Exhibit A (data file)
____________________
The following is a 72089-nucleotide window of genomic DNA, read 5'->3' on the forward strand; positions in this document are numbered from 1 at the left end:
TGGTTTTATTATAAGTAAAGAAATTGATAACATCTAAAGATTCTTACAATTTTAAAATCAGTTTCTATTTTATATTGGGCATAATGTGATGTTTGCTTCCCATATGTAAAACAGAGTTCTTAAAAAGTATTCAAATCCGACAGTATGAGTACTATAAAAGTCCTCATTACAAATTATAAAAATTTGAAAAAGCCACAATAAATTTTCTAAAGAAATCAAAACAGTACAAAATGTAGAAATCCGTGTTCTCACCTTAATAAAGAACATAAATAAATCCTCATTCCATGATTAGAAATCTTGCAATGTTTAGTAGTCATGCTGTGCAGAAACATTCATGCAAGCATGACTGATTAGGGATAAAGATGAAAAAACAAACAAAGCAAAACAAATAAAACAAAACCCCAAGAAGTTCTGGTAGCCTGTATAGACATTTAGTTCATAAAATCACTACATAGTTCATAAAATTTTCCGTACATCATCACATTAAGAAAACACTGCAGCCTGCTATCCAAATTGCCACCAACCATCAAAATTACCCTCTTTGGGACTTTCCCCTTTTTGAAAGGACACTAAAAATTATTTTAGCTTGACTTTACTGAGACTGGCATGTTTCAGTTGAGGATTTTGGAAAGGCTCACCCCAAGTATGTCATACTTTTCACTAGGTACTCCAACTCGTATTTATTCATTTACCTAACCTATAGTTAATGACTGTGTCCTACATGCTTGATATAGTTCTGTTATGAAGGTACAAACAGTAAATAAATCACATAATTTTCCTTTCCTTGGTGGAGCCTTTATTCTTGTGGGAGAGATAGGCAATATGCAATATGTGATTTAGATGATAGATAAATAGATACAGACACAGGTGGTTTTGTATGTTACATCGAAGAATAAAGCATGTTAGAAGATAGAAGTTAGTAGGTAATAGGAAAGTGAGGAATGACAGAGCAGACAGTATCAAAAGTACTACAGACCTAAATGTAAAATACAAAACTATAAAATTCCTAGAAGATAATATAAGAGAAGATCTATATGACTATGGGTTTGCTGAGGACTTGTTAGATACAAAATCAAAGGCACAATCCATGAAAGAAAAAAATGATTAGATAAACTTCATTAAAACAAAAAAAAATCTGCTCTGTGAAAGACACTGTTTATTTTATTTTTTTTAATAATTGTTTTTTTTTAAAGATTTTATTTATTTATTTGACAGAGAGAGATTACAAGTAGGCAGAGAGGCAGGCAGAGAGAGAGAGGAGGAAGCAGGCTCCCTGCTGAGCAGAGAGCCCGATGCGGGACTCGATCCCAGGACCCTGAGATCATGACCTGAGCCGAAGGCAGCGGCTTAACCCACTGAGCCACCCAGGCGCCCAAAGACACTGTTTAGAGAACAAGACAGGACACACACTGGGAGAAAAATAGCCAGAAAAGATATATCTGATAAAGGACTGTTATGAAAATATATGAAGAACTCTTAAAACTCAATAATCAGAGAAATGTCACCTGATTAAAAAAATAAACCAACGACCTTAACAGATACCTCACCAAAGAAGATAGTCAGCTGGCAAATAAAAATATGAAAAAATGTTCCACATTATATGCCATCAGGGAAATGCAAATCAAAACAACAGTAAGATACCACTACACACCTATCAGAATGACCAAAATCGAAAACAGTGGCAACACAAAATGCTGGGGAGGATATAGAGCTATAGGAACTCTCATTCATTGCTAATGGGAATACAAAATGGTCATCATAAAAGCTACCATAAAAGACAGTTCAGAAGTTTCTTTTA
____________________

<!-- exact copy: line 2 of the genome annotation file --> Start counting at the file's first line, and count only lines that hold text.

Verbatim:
TGGTTTTATTATAAGTAAAGAAATTGATAACATCTAAAGATTCTTACAATTTTAAAATCAGTTTCTATTTTATATTGGGCATAATGTGATGTTTGCTTCCCATATGTAAAACAGAGTTCTTAAAAAGTATTCAAATCCGACAGTATGAGTACTATAAAAGTCCTCATTACAAATTATAAAAATTTGAAAAAGCCACAATAAATTTTCTAAAGAAATCAAAACAGTACAAAATGTAGAAATCCGTGTTCTCACCTTAATAAAGAACATAAATAAATCCTCATTCCATGATTAGAAATCTTGCAATGTTTAGTAGTCATGCTGTGCAGAAACATTCATGCAAGCATGACTGATTAGGGATAAAGATGAAAAAACAAACAAAGCAAAACAAATAAAACAAAACCCCAAGAAGTTCTGGTAGCCTGTATAGACATTTAGTTCATAAAATCACTACATAGTTCATAAAATTTTCCGTACATCATCACATTAAGAAAACACTGCAGCCTGCTATCCAAATTGCCACCAACCATCAAAATTACCCTCTTTGGGACTTTCCCCTTTTTGAAAGGACACTAAAAATTATTTTAGCTTGACTTTACTGAGACTGGCATGTTTCAGTTGAGGATTTTGGAAAGGCTCACCCCAAGTATGTCATACTTTTCACTAGGTACTCCAACTCGTATTTATTCATTTACCTAACCTATAGTTAATGACTGTGTCCTACATGCTTGATATAGTTCTGTTATGAAGGTACAAACAGTAAATAAATCACATAATTTTCCTTTCCTTGGTGGAGCCTTTATTCTTGTGGGAGAGATAGGCAATATGCAATATGTGATTTAGATGATAGATAAATAGATACAGACACAGGTGGTTTTGTATGTTACATCGAAGAATAAAGCATGTTAGAAGATAGAAGTTAGTAGGTAATAGGAAAGTGAGGAATGACAGAGCAGACAGTATCAAAAGTACTACAGACCTAAATGTAAAATACAAAACTATAAAATTCCTAGAAGATAATATAAGAGAAGATCTATATGACTATGGGTTTGCTGAGGACTTGTTAGATACAAAATCAAAGGCACAATCCATGAAAGAAAAAAATGATTAGATAAACTTCATTAAAACAAAAAAAAATCTGCTCTGTGAAAGACACTGTTTATTTTATTTTTTTTAATAATTGTTTTTTTTTAAAGATTTTATTTATTTATTTGACAGAGAGAGATTACAAGTAGGCAGAGAGGCAGGCAGAGAGAGAGAGGAGGAAGCAGGCTCCCTGCTGAGCAGAGAGCCCGATGCGGGACTCGATCCCAGGACCCTGAGATCATGACCTGAGCCGAAGGCAGCGGCTTAACCCACTGAGCCACCCAGGCGCCCAAAGACACTGTTTAGAGAACAAGACAGGACACACACTGGGAGAAAAATAGCCAGAAAAGATATATCTGATAAAGGACTGTTATGAAAATATATGAAGAACTCTTAAAACTCAATAATCAGAGAAATGTCACCTGATTAAAAAAATAAACCAACGACCTTAACAGATACCTCACCAAAGAAGATAGTCAGCTGGCAAATAAAAATATGAAAAAATGTTCCACATTATATGCCATCAGGGAAATGCAAATCAAAACAACAGTAAGATACCACTACACACCTATCAGAATGACCAAAATCGAAAACAGTGGCAACACAAAATGCTGGGGAGGATATAGAGCTATAGGAACTCTCATTCATTGCTAATGGGAATACAAAATGGTCATCATAAAAGCTACCATAAAAGACAGTTCAGAAGTTTCTTTTA